After the CEO of Hong Kong’s largest airline resigned—Britain’s Rupert Hogg—due to political pressure exerted by the Chinese regime on the company in an attempt to condemn anti-government protests, the head of the Cathay Dragon Cabin Crew Association—the region’s second airline—reported that she was fired for political reasons.
“All employees are frightened, not just the cabin crew, but also the management,” said Rebecca Sy, who said she was fired, without explanation, after managers saw and confirmed her protest—related messages on her Facebook account—statements the company would deny,to Reuters.
“My colleagues are frightened by their ‘white terror,'” she emphasized Friday at a press conference convened by the Hong Kong Confederation of Trade Unions. She used an expression that has become common in the Asian city to describe the “climate of fear” currently experienced by anyone who dares to resist Beijing policies.
During the conference, representatives of the workers’ associations assured that 14 people had already been fired for supporting the historic protests that began three months ago against the Chinese totalitarian government’s extradition bill. The protests have become a pro-democracy movement, seeking to ensure that Hong Kong continues to maintain its special administrative regime.
According to Reuters, both the pilots and the Cathay Pacific crew pointed out that within the company there is “a campaign of political denunciations, dismissals and telephone searches by Chinese aviation officials.”
“White Terror” Extends to All Sectors
Employees in various fields, especially in the financial industry, also expressed their fear of being reported to management by their colleagues, if they express any sympathy for pro-democracy protests.
“Now the best way is to remain silent, because people could stab you in the back without any obvious benefit,”to Reuters, a worker who preferred to remain anonymous for fear of further retaliation, explaining later that a co-worker reported him to management.
Some extreme cases were also recorded, in which those involved reported having “received calls from Chinese authorities after posting protest comments on Facebook.”
“It feels like we’re back in the era of the Cultural Revolution,” said the executive of a large corporation, referring to Communist leader Mao Zedong’s 1966 campaign on China, which encouraged people to report on their acquaintances, friends, colleagues, and family members who did not comply with the Chinese regime’s guidelines.
The pressure has even reached the international reference consulting group “Big Four”—Deloitte, PwC, EY and KPMG—after these published separate public statements expressing support for the principle of administrative independence enjoyed by Hong Kong known as “one country, two systems,” and rejecting violent acts that took place in the city.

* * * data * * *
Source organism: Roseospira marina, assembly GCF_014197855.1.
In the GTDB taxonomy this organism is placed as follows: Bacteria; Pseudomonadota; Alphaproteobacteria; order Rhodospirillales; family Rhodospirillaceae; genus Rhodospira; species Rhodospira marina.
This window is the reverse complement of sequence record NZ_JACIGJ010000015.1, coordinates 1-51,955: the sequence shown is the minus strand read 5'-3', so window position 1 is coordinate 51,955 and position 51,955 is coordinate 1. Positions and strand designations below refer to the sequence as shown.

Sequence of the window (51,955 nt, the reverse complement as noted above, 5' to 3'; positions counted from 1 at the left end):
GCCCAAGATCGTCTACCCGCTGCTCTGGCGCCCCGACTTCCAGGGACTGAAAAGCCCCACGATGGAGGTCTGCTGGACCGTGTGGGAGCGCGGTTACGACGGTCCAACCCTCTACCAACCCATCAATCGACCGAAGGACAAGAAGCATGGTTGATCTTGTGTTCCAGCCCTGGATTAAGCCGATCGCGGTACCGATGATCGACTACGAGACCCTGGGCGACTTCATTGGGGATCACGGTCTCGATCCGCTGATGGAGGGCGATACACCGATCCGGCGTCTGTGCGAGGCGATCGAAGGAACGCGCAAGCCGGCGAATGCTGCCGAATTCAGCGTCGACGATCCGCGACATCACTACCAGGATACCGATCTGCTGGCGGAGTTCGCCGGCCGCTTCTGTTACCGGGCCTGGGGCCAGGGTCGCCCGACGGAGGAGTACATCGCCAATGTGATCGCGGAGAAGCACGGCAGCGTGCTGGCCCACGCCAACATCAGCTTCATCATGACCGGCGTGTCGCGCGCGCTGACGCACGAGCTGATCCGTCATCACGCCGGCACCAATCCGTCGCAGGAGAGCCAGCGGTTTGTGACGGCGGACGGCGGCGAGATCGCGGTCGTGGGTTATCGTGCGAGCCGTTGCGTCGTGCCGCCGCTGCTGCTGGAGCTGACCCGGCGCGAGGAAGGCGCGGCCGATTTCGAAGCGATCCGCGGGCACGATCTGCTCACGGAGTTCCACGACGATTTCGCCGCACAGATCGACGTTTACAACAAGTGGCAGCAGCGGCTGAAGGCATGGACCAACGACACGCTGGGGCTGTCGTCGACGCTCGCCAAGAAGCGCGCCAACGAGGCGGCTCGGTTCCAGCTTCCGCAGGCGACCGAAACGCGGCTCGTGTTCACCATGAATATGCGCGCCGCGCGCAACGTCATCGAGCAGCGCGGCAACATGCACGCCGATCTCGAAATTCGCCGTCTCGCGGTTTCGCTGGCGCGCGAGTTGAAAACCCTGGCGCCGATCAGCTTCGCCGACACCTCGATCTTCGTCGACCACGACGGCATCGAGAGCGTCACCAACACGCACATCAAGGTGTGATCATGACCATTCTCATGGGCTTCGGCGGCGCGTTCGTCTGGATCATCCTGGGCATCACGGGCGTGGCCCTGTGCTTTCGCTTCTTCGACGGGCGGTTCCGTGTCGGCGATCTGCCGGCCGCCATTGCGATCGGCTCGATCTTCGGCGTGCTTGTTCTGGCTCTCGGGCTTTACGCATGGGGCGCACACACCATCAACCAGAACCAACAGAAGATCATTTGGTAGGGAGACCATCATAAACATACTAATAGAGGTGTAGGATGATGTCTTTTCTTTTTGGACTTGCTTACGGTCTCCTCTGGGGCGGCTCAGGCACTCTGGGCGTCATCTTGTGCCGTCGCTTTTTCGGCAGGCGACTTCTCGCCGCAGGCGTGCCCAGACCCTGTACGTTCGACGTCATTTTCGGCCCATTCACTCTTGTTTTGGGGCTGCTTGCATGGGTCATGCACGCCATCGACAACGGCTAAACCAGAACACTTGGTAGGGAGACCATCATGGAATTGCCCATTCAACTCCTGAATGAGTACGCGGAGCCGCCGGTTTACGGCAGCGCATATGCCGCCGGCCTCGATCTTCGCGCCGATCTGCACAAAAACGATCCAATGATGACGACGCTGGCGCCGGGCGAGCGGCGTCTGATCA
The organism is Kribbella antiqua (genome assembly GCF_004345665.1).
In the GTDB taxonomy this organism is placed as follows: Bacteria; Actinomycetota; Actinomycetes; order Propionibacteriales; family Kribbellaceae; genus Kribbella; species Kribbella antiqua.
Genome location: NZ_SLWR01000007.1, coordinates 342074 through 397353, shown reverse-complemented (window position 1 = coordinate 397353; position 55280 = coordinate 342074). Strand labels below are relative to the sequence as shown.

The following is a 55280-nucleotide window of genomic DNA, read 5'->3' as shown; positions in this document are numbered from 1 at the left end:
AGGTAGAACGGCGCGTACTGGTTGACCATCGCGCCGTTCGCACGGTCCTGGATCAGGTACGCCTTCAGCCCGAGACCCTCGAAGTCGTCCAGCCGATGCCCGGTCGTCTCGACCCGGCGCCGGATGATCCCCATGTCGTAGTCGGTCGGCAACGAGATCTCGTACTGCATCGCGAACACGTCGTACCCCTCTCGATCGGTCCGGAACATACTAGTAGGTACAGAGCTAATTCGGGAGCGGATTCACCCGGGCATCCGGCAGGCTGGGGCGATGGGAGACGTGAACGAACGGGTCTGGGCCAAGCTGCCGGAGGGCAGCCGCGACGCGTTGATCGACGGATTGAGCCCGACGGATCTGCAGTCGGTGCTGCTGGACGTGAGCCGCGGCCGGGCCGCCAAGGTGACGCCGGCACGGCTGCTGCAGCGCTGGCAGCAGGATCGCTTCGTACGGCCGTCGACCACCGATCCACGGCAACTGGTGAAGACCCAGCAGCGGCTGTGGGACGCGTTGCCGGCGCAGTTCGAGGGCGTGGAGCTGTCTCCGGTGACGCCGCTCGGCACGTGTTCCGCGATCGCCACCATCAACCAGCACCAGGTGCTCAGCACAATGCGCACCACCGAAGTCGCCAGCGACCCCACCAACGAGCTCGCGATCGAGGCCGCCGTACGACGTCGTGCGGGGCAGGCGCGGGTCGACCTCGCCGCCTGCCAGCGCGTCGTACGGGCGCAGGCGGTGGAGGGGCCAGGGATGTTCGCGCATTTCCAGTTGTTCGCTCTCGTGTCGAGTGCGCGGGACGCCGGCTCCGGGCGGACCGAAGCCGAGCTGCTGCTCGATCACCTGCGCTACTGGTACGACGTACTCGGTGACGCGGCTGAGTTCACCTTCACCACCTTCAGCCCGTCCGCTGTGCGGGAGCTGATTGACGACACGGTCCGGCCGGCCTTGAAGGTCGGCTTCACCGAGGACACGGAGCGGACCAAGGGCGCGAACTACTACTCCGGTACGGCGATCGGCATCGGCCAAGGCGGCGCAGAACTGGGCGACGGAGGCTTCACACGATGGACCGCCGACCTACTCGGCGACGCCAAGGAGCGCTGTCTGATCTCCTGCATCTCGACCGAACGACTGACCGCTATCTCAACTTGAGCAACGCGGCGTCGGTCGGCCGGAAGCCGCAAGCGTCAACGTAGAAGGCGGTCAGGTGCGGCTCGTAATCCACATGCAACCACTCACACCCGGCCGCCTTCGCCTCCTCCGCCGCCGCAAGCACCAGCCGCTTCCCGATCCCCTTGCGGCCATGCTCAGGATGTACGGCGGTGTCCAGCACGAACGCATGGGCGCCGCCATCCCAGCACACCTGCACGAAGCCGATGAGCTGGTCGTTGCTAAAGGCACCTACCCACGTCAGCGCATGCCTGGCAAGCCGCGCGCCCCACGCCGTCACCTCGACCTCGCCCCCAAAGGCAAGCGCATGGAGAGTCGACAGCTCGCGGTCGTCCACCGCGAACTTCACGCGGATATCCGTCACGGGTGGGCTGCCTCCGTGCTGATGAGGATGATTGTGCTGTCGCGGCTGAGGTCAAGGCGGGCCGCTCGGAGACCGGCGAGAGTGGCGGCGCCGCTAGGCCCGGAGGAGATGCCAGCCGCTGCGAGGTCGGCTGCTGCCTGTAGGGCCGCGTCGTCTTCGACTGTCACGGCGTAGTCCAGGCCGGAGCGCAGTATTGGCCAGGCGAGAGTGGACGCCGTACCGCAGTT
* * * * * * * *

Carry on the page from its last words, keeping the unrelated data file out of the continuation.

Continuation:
The Chinese state-run Global Times lobbied and criticized the “Big Four” for not showing a clear official position on the protests, arguing “that big companies have an obligation to make their positions known to the public.”
As a result of pressure, many Hong Kong companies are opting to follow the line of the Communist Party in order to avoid possible repercussions after what happened with the airline Cathay Pacific.
“If China follows this approach, it will be very detrimental not only to foreign investors, but also to the continent’s own economy,”Bloomberg analyst Ben Bland.
Bland, director of the Southeast Asian project at the Lowy Institute, said that now companies—not only Cathay Pacific—which until now were considered a lucrative bridge between East and West for maintaining their independence from the Chinese regime, could begin to lose credibility in the markets as they begin to give in to all their demands.
He also warned that the actions being taken by the Chinese Communist Party (CCP) will end up discouraging foreign investors “at a time when its economy is slowing down and the intensification of the confrontation with the United States is holding back business sentiment.”
The problem could even affect, he continued, the “costly campaign” underway by the CCP to “convince the world” that it has no power over the Huawei telecommunications group, despite having been able to influence the change of executive director of the Cathay Pacific airline, or more recently, the resignation of a board member of First Pacific Co., a South-East Asian conglomerate, which had previously been denied entry into Hong Kong after it announced its opposition to Beijing’s “expansive claims” in the China Sea.
“China runs the risk of becoming a victim of its own success,” because although corporations—due to their “selfish nature”—would give in to party pressures to protect their profits in the short term, the business fabric would eventually deteriorate in the long term, that is “the size of the cake will shrink,” concluded Bland.